Navigating Risky Waters: Compliance with OFAC’s New Price-Cap Policy (Part II of IV)

While OFAC is not always known for its clarity, the department is trying to make it easier for participants in global oil markets to comply with the Price-Cap Policy against Russian oil. This is not an easy task since there are a lot of risks to market participants who will need to develop elaborate and precise due diligence procedures and documentation to avoid OFAC enforcement actions.  For the industry, the new set of regulations will make “dancing on the head of a pin” appear easy.

The first and essential question is how to calculate the price of a Russian barrel of oil?  To put it more simply, what cost elements are included in the “price” of a barrel of Russian oil.  Shipping, freight, customs and insurance costs are not included in the price cap and must be invoiced separately and at commercially reasonable rates.  OFAC stated that it will view the billing of commercially unreasonable shipping, freight, customs or insurance as an indication of evasion of the price cap.  To ensure compliance, companies must maintain documentation of these expenses for at least five (5) years.

The price cap begins at the “embarkment” of the maritime transport of the Russian oil, meaning when the Russian oil is sold by a Russian entity for maritime transport, and continues to the first jurisdiction where the oil is sold and lands through customs at a location outside Russia.  Any further sales of the oil once landed are not subject to the price cap.  However, if the oil is taken back out onto the water using maritime transport and has not been “substantially transformed,” the price cap still applies.

In the event that the crude oil is “substantially transformed,” in a jurisdiction other than Russia (i.e., the oil is refined or undergoes other substantial transformation such that the product loses its identity and is transformed into a new product having a new name, character and use), then the oil is no longer defined as Russian-origin and is consequently exempt from the price cap (even if the refined oil is further transported using maritime services).

Under this scenario, a refiner in a jurisdiction that has not banned the import of Russian oil can purchase Russian oil at or below the price cap and rely on U.S. service providers for services related to the maritime transport of that crude oil.  Such a refiner can subsequently refine the crude oil and then export the refined oil using ordinary means of maritime transport—including U.S. service providers—without the refined oil being subject to the price cap.  OFAC clarified that it does not consider either the mere blending of crude oil or crude oil alone to be “substantial transformation” for the purpose of that determination.  

OFAC also would not consider crude oil to be Russian-origin solely based on a de minimis amount of crude oil left over from a container or tank (e.g., a “tank heel,” or unpumpable quantity that cannot be removed without causing damage to the container).

In assessing whether crude oil is Russian-origin, OFAC noted that U.S. persons may reasonably rely on a certificate of origin but should exercise caution if they have “reason to believe” such certificate has been falsified or is otherwise erroneous.  A company can never simply bury its head in the sand in the face of evidence indicating a violation.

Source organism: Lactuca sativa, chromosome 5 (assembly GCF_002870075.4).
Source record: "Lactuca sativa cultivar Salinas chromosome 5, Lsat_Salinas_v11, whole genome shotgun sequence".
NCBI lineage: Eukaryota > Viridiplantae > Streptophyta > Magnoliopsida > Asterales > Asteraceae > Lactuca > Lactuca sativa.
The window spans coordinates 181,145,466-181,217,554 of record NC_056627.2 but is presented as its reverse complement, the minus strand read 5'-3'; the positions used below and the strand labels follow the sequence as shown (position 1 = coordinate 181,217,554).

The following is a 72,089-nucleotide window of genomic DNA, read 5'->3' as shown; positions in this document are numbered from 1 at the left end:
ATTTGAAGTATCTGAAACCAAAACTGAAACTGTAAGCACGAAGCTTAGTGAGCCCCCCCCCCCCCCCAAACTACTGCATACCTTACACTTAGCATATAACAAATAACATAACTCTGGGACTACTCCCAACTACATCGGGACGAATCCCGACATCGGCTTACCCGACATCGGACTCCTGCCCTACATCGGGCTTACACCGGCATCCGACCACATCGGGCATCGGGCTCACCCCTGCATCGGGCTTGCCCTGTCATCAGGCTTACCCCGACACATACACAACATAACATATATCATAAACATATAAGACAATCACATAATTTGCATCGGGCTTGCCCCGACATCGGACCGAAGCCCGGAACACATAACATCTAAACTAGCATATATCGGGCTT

OFAC specifically exempted from the price cap crude oil that transits through a pipeline in Russia that is loaded and certified with a certificate of origin verifying that the crude is non-Russian origin. OFAC cited for example, Kazakh origin oil transported through the Caspian Pipeline Consortium or the Atyrau-Samara pipelines.

OFAC defines “covered services” according to the following descriptions as each relates to the maritime transport of crude oil of Russian Federation origin:

  • Trading/commodities brokering: Buying, selling, or trading commodities and/or brokering the sale, purchase, or trade of commodities on behalf of other buyers or sellers.
  • Financing: A commitment for the provision or disbursement of any debt, equity, funds, or economic resources, including grants, loans, guarantees, suretyships, bonds, letters of credit, supplier credits, buyer credits, and import or export advances. For the purposes of the determination, the term “financing” does not include the processing or clearing of payments by intermediary banks.
  • Shipping: Owning or operating a ship for the purpose of carrying or delivering cargo and/or freight transportation; chartering or sub-chartering ships to deliver cargo or transport freight; brokering between shipowners and charterers; and serving as a shipping/vessel agent.
  • Insurance: The provision of insurance, reinsurance, or protection and indemnity (“P&I”) services; satisfying claims related to underwriting insurance policies that protect policyholders against losses that may occur as a result of property damage or liability; assuming all or part of the risk associated with existing insurance policies originally underwritten by other insurance carriers, including the reinsurance of a non-U.S. insurance carrier by a U.S. person; and liability insurance for maritime liability risks associated with the operation of a vessel, including cargo, hull, vessel, P&I, and charterer’s liability.
  • Flagging: Registering or maintaining the registration of a vessel with a country’s national registry of vessels. This definition does not include the de-flagging of vessels transporting Russian oil sold above the price cap.
  • Customs brokering: Assisting importers and exporters in meeting requirements governing imports and exports. This definition does not include legal services or assisting importers and exporters in meeting the requirements of U.S. sanctions.

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